How Can IT Organizations Rise to the Occasion in the New World of Remote Work?

Apr 16, 2020, 13:55 PM by qaisar khalifa
Adapting to the new world of remote work requires organizations to prioritize digital collaboration

The coronavirus pandemic has fundamentally changed the nature of remote work as organizations throughout the United States abruptly had to close workplaces. Over a matter of days and weeks, organizations scrambled to accommodate millions of workers trying to connect and collaborate fulltime over remote connections.

The ability to communicate with remote sites, customers, partners, and suppliers is often taken for granted until interrupted.

Participants in a recent IDG TechTalk Twitter chat largely agreed that remote work platforms have proved crucial. But they’re adamant that leaders need to act on the lessons to be learned from this crisis, particularly in making digital collaboration less of a slogan and more of a reality.

What were you doing when the…?

Major incidents inevitably create vivid, lifetime memories of what we were doing when, for example, the lights went out in New York City, a prominent government leader or celebrity died, New Orleans was ravaged in the wake of a hurricane, and so forth. Many IT leaders will undoubtedly remember what they were doing when they realized they had to remotely support not just part of a workforce, but perhaps most.


The new normal?

This sudden “before” and “after” scenario with regard to remote work undoubtedly has thrust many IT leaders into the forefront as organizations assess how they are responding and what comes next. IDG’s Clare Brown urged chat participants to “shift the mindset that this is ‘temporary’ — with schools closed for the rest of the year and other services on mandatory shut down, organizations should consider this a new normal and put their resources into making remote work seamless and effective.”

Defining business resiliency

Business resiliency may have been an abstract concept for many planners that have never been subject to serious disruption. The COVID-19 pandemic is likely to bring disaster recovery and business continuity to the forefront of IT and corporate planning for years to come.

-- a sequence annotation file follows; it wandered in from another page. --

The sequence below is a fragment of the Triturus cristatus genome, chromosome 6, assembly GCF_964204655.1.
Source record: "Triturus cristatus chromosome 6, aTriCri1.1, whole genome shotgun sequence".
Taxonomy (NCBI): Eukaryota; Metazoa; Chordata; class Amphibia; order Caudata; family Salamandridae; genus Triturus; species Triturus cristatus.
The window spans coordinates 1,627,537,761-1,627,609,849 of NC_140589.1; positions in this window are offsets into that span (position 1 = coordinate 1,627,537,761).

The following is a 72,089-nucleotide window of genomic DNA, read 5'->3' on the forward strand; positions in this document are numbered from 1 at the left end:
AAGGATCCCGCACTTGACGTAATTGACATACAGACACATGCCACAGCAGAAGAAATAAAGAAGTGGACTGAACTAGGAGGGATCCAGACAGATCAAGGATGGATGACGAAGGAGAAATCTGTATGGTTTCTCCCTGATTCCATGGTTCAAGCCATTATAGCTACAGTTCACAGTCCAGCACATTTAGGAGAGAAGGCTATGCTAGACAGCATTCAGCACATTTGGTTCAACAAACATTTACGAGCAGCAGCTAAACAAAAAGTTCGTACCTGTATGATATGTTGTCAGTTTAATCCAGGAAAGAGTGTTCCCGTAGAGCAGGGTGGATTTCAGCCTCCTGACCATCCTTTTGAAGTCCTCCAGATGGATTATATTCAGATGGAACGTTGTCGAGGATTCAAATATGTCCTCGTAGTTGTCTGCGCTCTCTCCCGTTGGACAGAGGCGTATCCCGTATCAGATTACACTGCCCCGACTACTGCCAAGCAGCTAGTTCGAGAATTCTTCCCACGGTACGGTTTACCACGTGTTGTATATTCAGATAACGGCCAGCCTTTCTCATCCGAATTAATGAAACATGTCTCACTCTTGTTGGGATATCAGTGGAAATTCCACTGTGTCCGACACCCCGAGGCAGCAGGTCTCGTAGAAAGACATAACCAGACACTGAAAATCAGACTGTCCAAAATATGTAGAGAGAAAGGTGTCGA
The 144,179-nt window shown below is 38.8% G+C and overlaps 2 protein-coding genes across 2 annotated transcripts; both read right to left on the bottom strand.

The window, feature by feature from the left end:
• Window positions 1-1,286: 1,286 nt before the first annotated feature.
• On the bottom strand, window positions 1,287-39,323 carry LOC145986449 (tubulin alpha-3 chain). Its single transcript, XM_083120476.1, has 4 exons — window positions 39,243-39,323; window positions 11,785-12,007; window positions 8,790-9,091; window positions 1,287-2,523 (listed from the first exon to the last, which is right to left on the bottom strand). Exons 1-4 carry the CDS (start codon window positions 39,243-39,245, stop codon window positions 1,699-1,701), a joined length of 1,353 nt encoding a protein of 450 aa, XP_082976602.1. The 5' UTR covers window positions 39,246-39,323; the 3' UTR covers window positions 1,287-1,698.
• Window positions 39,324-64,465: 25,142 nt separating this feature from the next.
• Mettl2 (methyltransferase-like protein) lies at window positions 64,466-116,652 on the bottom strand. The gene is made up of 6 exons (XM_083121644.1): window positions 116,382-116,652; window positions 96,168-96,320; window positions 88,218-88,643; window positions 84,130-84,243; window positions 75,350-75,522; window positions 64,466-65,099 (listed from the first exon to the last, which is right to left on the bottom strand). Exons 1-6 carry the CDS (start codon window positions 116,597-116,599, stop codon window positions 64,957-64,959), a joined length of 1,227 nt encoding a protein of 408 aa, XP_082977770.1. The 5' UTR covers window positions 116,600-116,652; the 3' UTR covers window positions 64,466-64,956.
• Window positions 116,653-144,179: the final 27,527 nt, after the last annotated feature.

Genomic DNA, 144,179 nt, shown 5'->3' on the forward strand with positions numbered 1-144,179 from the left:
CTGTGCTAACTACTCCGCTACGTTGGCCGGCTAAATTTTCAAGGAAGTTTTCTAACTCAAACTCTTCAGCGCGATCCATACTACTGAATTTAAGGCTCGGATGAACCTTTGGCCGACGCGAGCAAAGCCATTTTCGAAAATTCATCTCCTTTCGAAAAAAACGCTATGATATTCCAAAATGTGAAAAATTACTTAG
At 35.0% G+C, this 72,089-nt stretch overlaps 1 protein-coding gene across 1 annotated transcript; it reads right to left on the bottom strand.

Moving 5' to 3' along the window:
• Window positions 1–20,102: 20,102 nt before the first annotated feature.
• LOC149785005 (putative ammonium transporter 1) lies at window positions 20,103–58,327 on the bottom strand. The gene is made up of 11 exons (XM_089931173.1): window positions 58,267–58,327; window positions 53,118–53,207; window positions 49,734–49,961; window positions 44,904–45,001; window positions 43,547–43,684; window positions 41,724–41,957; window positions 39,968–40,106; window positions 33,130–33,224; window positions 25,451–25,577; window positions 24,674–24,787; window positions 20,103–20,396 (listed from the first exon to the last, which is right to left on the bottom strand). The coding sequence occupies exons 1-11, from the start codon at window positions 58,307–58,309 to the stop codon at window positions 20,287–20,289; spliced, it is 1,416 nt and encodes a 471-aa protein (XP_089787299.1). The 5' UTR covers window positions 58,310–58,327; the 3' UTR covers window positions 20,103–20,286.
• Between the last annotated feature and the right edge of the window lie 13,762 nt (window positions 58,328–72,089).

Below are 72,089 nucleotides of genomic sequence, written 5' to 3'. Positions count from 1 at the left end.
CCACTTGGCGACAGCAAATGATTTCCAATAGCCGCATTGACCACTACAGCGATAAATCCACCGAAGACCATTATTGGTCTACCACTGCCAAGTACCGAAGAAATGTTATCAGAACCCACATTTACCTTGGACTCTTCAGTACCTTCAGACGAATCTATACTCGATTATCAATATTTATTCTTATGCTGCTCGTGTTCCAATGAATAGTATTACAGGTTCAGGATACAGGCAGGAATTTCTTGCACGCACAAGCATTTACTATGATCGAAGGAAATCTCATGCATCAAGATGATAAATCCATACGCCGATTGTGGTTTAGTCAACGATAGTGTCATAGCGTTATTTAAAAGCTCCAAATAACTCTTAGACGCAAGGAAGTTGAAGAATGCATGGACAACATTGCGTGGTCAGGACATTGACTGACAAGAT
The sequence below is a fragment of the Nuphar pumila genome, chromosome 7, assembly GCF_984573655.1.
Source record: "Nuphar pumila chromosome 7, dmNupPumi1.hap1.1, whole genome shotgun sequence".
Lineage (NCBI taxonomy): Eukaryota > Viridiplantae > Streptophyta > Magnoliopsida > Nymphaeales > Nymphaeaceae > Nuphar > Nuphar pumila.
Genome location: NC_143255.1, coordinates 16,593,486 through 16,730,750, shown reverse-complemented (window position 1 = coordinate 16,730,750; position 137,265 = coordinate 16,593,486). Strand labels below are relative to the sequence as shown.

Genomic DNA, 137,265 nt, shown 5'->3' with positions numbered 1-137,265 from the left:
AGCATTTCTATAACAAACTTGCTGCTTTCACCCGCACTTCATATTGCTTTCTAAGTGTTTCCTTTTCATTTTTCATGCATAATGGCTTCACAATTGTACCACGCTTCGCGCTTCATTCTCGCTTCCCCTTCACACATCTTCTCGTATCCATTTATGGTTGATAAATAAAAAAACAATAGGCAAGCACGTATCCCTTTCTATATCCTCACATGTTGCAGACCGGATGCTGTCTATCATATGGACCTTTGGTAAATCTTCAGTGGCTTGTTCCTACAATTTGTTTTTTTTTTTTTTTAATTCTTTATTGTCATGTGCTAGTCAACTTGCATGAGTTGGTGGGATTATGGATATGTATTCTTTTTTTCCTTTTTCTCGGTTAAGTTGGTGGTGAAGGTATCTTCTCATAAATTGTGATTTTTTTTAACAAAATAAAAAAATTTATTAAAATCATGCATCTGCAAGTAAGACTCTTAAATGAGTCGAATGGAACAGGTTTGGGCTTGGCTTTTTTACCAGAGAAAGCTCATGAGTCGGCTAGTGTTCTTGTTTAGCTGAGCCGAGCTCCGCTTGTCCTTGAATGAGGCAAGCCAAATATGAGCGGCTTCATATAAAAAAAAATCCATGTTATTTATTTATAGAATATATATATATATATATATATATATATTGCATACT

Back to the drawing board?

When the pandemic wanes, businesses will have to review how they responded and what cracks were exposed in their business continuity plans. IT leaders must find the resources to immediately shore up any glaring holes and rewrite their rule books for the future. #IDGTechTalk asked participants to weigh in on how to approach the upheaval.

It’s been almost 20 years since the 9/11 terrorist attack, which greatly elevated the concept of business resiliency. We’re all more digitally capable, and digitally dependent, now. The pandemic is a different type of crisis, with shutdowns imposed by government to try and limit (“flatten the curve”) a catastrophic impact on the U.S. healthcare system. Still, it’s worth pondering whether the current crisis demonstrates that lessons learned from 9/11 have faded, and business resiliency investments have since been overtaken by other priorities.

There’s little doubt we’ll see renewed study of the impact of the remote workforce in a time of crisis. Undoubtedly IT has learned, and in the coming months will continue to learn, much about the performance of its networks and the tools it has deployed for workforce collaboration.

Certainly, much effort will be expended on trying to game out scenarios for unknown disasters of the future.

We’ll all be reading many success stories, and probably a few less successful stories about the performance of key collaboration tools.

Are we finally ready for remote work for all?

Business has been making progress toward fostering a more flexible workspace. According to the International Workplace Group 2019 Global Workplace Study, 50% of employees globally work outside of their main office for 2.5 days a week or more and 74% of Americans consider flexible working to be the norm. That type of environment is increasingly crucial to attract and retain talent and has proven to increase productivity and help businesses better manage risk. Will the pandemic provide the spark to make remote work as much the norm?

Leaders to the front of the line!

The virus presumably has a limited lifespan, but its lessons should live on and provide IT leaders with ample evidence to boost remote work as businesses prepare to resume normal activities. The lockdowns and shelter-in-place advisories crimped the movement of workers, but it’s just as likely to shine a spotlight on leaders to illustrate those who stepped up in a crisis, and those who struggled.

Undoubtedly many of today’s leaders will have to adjust their thinking about remote work.

Managers must learn to trust in their remote workers. But they need the tools to keep on top of productivity and customer service to ensure that remote work furthers the goals of the organization.

At the same time, managers have to learn new skills in supervising the remote workforce, learning how to communicate and how to mentor from afar. Collaboration platforms will get us part of the way there, but the human element is still crucial. Speaking of that human element, let’s not forget to provide a pat on the back of those who kept us remotely working:

And, as one participant noted, don’t forget to pace yourself. And stay safe!


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